Matthew Hughes’ 2019 What the Wind Brings is a standalone historical fantasy novel.
Dispatched by his master Don Alvaro to escort living cargo — slaves and farm animals — to Lima, Alonso Illescas instead finds himself marooned near the Rio Esmeraldas, in what is now northern Ecuador, in company with all the now-free slaves.
Although Alonso is, like them, a dark-skinned servant to white masters, the Africans’ leader, Anton, would just as soon see Alonso dead; he’s a proxy for his despised master. Alonso’s greatest skill is being useful to those more powerful than he. It’s enough to buy his life, at least for the moment.
Anton wastes little time carving out a niche for his band. The first native village they find makes the mistake of attacking the castaways, who have guns. After obliterating the Nigua warriors, Anton installs himself as ruler of their small community.
Anton could have used his advantage over the Nigua to establish a reign of terror (much as the Spanish did the last time they ventured into this part of the world). Instead, he does his best to integrate his people with the Nigua with whom they must live. Despite profound misgivings concerning local religious practices, Anton chooses to coexist with the locals and cooperate with their shaman. In all these things he is assisted by Alonso, who is too useful to kill.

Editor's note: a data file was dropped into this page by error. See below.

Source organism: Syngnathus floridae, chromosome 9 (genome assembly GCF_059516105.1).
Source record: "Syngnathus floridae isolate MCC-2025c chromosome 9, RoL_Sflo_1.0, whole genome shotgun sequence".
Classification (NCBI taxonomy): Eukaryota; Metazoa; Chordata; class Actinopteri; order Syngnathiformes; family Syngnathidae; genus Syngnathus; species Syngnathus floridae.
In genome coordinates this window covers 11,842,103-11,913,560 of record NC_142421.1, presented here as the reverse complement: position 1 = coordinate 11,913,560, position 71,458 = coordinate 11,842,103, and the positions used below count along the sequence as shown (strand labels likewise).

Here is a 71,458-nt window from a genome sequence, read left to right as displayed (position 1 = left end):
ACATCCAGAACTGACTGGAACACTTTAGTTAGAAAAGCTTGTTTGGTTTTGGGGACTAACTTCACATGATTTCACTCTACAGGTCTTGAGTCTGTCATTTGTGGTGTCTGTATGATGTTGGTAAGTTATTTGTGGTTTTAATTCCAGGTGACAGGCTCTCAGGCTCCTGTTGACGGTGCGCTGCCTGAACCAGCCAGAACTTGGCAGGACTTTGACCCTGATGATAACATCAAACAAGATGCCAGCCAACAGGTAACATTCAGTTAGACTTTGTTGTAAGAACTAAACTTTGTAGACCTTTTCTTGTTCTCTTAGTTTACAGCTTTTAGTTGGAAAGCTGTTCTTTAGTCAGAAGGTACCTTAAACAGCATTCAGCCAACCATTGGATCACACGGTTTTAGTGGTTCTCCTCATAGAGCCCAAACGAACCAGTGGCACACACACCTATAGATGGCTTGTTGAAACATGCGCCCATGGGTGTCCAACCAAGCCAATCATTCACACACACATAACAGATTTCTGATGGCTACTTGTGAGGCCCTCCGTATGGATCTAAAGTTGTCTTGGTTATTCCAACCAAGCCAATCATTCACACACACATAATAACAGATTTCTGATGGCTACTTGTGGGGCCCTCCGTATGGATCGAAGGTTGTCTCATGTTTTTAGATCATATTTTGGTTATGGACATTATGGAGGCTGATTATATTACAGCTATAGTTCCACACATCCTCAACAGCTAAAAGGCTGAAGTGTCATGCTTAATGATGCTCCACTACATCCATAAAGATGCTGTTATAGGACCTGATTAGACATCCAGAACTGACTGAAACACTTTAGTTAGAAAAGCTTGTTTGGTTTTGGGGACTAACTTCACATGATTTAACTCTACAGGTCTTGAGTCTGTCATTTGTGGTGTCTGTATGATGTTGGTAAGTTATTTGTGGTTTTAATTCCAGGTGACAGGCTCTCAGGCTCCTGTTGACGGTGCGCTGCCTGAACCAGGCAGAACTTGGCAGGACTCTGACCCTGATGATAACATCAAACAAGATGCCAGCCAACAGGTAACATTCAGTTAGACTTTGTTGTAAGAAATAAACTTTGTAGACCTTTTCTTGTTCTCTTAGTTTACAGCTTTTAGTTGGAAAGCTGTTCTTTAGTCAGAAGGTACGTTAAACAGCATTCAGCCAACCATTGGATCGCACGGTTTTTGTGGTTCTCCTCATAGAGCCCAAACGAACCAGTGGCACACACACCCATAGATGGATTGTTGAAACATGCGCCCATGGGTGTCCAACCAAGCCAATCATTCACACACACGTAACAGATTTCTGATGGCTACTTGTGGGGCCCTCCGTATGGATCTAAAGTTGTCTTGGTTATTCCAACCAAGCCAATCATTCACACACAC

Being willing to compromise when he has no choice does not mean Anton is in any sense a kindly leader. Open rebellion brings brutal death. Force also turns outward. Anton engages in wars with the Nigua’s neighbours, reasoning that if he can defeat external enemies, he’ll unify his new community.
If something happens to Anton, Alonso, his deputy, is the logical choice to succeed him. That makes him a potential threat to Anton. Anton doesn’t believe in letting threats persist unchecked…
The fantasy elements in this are open to interpretation. No fireballs or dragons or nine-tailed foxes; just visions. It’s not clear how real the visions are. But I’m going to assume that this is fantasy because that’s how it’s being pitched by the publisher.
Happy endings are largely a matter of selecting the proper moment to stop telling the story. Bear in mind this is set centuries ago, so by now all the characters would be dead. By the end of this novel, some of them are still alive.
Not only that but, despite repeated Spanish efforts to conquer the region, it remains functionally independent. In large part this is because the Spanish colonials attempting to rule the region expect the locals to meet them in open battle, which the locals are too smart to do. Guerilla warfare works just fine. I believe this region of Ecuador did in fact manage to remain functionally independent for quite some time, even though they were nominally under Spanish rule.
The book’s focus is on Alonso, who is a sycophant, albeit a competent one forced into the role by circumstance, and his ally the shaman. Both Alonso and the shaman know that they exist in Anton’s good graces only as long as they are useful. If the tyrant starts to see them as threats, they won’t last long. They have to placate Anton AND deal with the Spanish threat; this makes for a suspenseful, engaging story.
Hughes’ writing is solid as usual. His is a rather Canadian take on historical fiction. Although there are battles, the real conflict is a social one, and while the book builds towards final confrontations between Spanish and the village, not to mention Anton and anyone who looks like they might be a threat to his rule, readers waiting final epic battles should look elsewhere.